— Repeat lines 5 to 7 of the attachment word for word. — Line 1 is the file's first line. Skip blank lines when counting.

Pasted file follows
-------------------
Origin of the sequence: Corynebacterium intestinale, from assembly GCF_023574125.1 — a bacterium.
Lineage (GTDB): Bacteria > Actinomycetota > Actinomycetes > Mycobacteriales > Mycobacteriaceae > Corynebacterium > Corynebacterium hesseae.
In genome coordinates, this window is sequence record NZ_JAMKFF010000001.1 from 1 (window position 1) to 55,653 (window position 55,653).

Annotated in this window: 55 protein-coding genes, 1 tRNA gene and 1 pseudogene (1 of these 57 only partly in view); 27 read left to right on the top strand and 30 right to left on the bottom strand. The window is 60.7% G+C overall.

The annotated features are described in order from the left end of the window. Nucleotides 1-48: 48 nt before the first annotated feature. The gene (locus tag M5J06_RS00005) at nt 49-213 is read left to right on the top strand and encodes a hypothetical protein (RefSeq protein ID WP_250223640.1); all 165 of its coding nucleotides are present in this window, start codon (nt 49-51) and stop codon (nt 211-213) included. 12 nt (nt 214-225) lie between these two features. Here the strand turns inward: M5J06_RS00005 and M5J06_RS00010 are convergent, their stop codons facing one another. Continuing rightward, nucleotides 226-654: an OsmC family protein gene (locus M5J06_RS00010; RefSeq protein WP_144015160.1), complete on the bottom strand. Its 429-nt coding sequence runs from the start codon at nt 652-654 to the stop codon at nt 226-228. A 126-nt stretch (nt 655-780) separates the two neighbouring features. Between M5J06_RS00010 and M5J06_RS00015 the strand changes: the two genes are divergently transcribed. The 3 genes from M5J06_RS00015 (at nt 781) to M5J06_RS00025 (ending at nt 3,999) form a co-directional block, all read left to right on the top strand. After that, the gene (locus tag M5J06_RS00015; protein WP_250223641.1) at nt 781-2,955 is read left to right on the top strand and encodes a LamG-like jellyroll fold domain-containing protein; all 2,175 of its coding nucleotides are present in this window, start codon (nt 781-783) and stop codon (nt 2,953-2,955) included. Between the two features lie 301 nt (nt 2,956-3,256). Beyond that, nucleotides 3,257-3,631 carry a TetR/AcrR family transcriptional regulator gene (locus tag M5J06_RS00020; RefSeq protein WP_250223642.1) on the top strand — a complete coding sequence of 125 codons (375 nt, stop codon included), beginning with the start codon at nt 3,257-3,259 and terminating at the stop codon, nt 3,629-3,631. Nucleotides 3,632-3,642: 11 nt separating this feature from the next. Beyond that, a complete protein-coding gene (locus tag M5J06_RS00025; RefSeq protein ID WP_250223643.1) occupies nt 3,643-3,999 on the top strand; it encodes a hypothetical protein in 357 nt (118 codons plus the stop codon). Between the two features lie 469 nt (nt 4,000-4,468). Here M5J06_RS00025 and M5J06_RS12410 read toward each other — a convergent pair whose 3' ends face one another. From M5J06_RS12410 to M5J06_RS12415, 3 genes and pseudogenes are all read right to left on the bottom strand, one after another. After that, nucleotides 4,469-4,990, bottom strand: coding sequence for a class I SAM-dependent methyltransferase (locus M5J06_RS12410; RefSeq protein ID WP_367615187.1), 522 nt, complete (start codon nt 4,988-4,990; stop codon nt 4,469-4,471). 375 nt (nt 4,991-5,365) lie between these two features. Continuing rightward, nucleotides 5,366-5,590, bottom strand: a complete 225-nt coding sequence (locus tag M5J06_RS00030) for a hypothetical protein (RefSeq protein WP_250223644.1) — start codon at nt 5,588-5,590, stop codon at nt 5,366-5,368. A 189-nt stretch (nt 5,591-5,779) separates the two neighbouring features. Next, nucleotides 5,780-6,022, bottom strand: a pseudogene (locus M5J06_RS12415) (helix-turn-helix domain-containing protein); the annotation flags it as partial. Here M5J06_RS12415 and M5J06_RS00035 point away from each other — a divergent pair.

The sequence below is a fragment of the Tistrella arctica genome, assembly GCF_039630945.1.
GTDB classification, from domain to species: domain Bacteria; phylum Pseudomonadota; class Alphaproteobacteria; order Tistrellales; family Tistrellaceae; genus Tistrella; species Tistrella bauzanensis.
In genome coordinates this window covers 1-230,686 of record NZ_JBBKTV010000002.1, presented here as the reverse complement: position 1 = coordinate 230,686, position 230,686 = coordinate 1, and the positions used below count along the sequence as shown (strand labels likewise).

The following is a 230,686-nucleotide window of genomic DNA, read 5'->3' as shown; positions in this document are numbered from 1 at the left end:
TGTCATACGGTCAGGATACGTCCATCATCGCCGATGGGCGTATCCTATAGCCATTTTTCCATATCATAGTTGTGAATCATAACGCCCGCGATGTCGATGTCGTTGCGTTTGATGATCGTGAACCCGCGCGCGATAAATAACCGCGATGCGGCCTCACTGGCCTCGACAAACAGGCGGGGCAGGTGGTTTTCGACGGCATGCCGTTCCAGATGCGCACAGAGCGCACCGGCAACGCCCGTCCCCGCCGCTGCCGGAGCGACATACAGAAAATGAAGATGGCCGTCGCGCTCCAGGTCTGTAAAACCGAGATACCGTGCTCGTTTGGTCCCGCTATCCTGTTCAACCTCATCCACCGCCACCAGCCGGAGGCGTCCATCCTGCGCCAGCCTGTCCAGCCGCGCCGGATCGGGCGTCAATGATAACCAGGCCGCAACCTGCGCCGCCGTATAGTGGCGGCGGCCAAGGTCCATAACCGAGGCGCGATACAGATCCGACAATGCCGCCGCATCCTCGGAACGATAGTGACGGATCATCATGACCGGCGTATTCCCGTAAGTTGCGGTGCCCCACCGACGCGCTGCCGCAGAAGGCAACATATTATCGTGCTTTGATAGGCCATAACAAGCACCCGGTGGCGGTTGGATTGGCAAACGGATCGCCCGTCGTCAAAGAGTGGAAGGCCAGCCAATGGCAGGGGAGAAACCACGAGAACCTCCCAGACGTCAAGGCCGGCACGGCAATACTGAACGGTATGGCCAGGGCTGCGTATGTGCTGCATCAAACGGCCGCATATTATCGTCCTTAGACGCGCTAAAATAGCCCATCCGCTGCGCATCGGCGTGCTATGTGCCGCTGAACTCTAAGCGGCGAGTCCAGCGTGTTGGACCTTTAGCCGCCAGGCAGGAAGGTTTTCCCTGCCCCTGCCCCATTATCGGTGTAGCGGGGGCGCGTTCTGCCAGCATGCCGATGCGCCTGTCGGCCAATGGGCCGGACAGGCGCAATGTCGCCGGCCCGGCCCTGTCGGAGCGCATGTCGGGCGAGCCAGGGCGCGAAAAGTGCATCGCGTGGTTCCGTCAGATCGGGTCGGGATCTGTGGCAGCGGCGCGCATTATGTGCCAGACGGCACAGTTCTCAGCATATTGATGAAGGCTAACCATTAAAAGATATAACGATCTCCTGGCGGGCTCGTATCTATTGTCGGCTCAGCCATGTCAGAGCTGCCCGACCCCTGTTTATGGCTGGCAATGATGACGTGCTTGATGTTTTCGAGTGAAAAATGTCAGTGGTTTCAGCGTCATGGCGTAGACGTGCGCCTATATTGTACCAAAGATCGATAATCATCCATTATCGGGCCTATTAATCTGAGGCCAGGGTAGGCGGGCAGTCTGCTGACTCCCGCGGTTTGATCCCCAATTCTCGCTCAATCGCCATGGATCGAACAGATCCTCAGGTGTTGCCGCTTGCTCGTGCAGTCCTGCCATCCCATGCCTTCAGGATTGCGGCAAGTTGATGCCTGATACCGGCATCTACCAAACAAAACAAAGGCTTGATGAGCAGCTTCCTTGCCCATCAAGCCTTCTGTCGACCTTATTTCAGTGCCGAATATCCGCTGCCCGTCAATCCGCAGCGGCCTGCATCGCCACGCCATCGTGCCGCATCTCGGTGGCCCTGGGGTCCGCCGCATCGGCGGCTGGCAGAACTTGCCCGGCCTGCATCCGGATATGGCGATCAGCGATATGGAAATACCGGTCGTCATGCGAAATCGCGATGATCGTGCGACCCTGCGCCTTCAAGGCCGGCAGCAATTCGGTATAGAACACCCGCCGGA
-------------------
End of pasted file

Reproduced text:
The annotated features are described in order from the left end of the window. Nucleotides 1-48: 48 nt before the first annotated feature. The gene (locus tag M5J06_RS00005) at nt 49-213 is read left to right on the top strand and encodes a hypothetical protein (RefSeq protein ID WP_250223640.1); all 165 of its coding nucleotides are present in this window, start codon (nt 49-51) and stop codon (nt 211-213) included. 12 nt (nt 214-225) lie between these two features. Here the strand turns inward: M5J06_RS00005 and M5J06_RS00010 are convergent, their stop codons facing one another. Continuing rightward, nucleotides 226-654: an OsmC family protein gene (locus M5J06_RS00010; RefSeq protein WP_144015160.1), complete on the bottom strand. Its 429-nt coding sequence runs from the start codon at nt 652-654 to the stop codon at nt 226-228. A 126-nt stretch (nt 655-780) separates the two neighbouring features. Between M5J06_RS00010 and M5J06_RS00015 the strand changes: the two genes are divergently transcribed. The 3 genes from M5J06_RS00015 (at nt 781) to M5J06_RS00025 (ending at nt 3,999) form a co-directional block, all read left to right on the top strand. After that, the gene (locus tag M5J06_RS00015; protein WP_250223641.1) at nt 781-2,955 is read left to right on the top strand and encodes a LamG-like jellyroll fold domain-containing protein; all 2,175 of its coding nucleotides are present in this window, start codon (nt 781-783) and stop codon (nt 2,953-2,955) included. Between the two features lie 301 nt (nt 2,956-3,256). Beyond that, nucleotides 3,257-3,631 carry a TetR/AcrR family transcriptional regulator gene (locus tag M5J06_RS00020; RefSeq protein WP_250223642.1) on the top strand — a complete coding sequence of 125 codons (375 nt, stop codon included), beginning with the start codon at nt 3,257-3,259 and terminating at the stop codon, nt 3,629-3,631. Nucleotides 3,632-3,642: 11 nt separating this feature from the next. Beyond that, a complete protein-coding gene (locus tag M5J06_RS00025; RefSeq protein ID WP_250223643.1) occupies nt 3,643-3,999 on the top strand; it encodes a hypothetical protein in 357 nt (118 codons plus the stop codon). Between the two features lie 469 nt (nt 4,000-4,468). Here M5J06_RS00025 and M5J06_RS12410 read toward each other — a convergent pair whose 3' ends face one another. From M5J06_RS12410 to M5J06_RS12415, 3 genes and pseudogenes are all read right to left on the bottom strand, one after another. After that, nucleotides 4,469-4,990, bottom strand: coding sequence for a class I SAM-dependent methyltransferase (locus M5J06_RS12410; RefSeq protein ID WP_367615187.1), 522 nt, complete (start codon nt 4,988-4,990; stop codon nt 4,469-4,471). 375 nt (nt 4,991-5,365) lie between these two features. Continuing rightward, nucleotides 5,366-5,590, bottom strand: a complete 225-nt coding sequence (locus tag M5J06_RS00030) for a hypothetical protein (RefSeq protein WP_250223644.1) — start codon at nt 5,588-5,590, stop codon at nt 5,366-5,368. A 189-nt stretch (nt 5,591-5,779) separates the two neighbouring features. Next, nucleotides 5,780-6,022, bottom strand: a pseudogene (locus M5J06_RS12415) (helix-turn-helix domain-containing protein); the annotation flags it as partial. Here M5J06_RS12415 and M5J06_RS00035 point away from each other — a divergent pair.

The sequence below is a fragment of the Tistrella arctica genome, assembly GCF_039630945.1.
GTDB classification, from domain to species: domain Bacteria; phylum Pseudomonadota; class Alphaproteobacteria; order Tistrellales; family Tistrellaceae; genus Tistrella; species Tistrella bauzanensis.